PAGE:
Voices from Russia

Monday, 12 February 2018

Sophie Scholl Was Beheaded at 21 for Standing Up to the Nazis: She Distributed Anti-Nazi Pamphlets at the University of München


Like most German children in the 1930s, Sophie Scholl and her five siblings joined Nazi youth groups. However, Sophie and her brother Hans grew outraged that educated Germans went along with racist Nazi policies. In 1942, the two siblings, along with their friend Christoph Probst, amongst others, started a secret society known as the White Rose Circle. The group painted anti-Nazi slogans on the campus of the University of München and distributed pamphlets detailing the genocide of Jewish people. A White Rose pamphlet read:

Since the conquest of Poland, 300,000 Jews have been murdered, a crime against humanity.

They implored readers not to be complicit:

Who among us has any conception of the dimensions of shame that will befall us and our children when one day the veil falls from our eyes and the most horrible crimes reach the light of day?

Scholl’s father, an avowed anti-Nazi arrested for criticising Hitler to a colleague, raised his children to stand up for what they believed in their hearts:

What I want for you is to live in uprightness and freedom of spirit, no matter how difficult that proves to be.

His words were prophetic. In October 1943, a Nazi court sentenced Sophie and Hans Scholl, along with Christoph Probst, to death by guillotine. Before her execution at the age of 21, Sophie said:

Such a fine sunny day and I have to go. However, what does my death matter if thousands of people are awakened through us and stirred to action?”

6 February 2018




Saturday, 21 January 2012

ROCOR Diocese of Berlin and all Germany to Canonise Alexander Schmorell, Anti-Fascist Student Activist of the White Rose Circle


In 2007, the ROCOR Diocese of Berlin and all Germany decided to look into canonising a locally-venerated saint, Alexander Schmorell, an activist in the White Rose Circle, an anti-Fascist student organisation, executed on 13 July 1943 at Stadelheim Prison in München for anti-Fascist activities and the confession of the Orthodox faith. The final act of canonisation is slated for 4 and 5 February 2012 in München, according to the website of Diocese of Orenburg.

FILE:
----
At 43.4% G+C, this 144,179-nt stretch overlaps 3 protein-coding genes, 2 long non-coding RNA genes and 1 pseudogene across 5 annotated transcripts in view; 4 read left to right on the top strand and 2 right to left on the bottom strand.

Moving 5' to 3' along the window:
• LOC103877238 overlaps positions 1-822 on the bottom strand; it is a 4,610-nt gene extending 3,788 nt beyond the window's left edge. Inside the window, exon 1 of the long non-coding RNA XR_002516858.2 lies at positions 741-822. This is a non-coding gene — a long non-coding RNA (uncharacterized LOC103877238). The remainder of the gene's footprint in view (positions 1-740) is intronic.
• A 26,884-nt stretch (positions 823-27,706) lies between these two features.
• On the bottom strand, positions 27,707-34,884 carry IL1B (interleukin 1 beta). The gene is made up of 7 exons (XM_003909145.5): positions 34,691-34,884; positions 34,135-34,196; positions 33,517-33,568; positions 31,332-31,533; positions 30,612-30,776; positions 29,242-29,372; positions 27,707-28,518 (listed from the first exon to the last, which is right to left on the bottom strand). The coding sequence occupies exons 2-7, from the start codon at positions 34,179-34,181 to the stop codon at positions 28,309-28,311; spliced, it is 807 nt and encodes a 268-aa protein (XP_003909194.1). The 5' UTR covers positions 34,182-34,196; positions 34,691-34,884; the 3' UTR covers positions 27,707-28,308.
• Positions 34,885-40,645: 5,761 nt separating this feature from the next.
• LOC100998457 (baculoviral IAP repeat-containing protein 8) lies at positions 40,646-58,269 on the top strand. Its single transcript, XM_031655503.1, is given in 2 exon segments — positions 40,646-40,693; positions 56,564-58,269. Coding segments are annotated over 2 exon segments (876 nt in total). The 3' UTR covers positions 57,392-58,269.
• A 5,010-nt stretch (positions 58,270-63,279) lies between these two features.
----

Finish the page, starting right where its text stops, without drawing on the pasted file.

Alexander Schmorell was born in 1917 in Orenburg. His mother was Russian, and his father, who came from a merchant family, was German. Despite the fact that his family moved to München in 1921, until his death, Alexander felt a spiritual bond with his distant homeland, and was a Russian Orthodox believer. In 1942, Schmorell, then a medical student, and his friend Hans Scholl began writing and distributing anti-Fascist leaflets. The White Rose Circle is now known throughout Europe, it included fellow Schmorell’s schoolmate Christoph Probst, their friend Willi Graf, and Hans Scholl’s sister, Sophie Scholl. Hans Scholl was exposed in February 1943; the Nazis rounded up and convicted the White Rose members of treason, and executed them on the guillotine.

In 2008, the ROCOR and the MP announced that Alexander Schmorell would be the first new martyr glorified after the resumption of canonical communion between the two Churches. Bishops from Russia and the Ukraine, along with Metropolitan Valentin Mishchuk of Orenburg and Saraktash and Archbishop Kirill Dmitrieff of San Francisco and Western America, will attend the service of canonisation on 4 and 5 February in München. For more information about the life of Alexander Schmorell, click here .

20 January 2012



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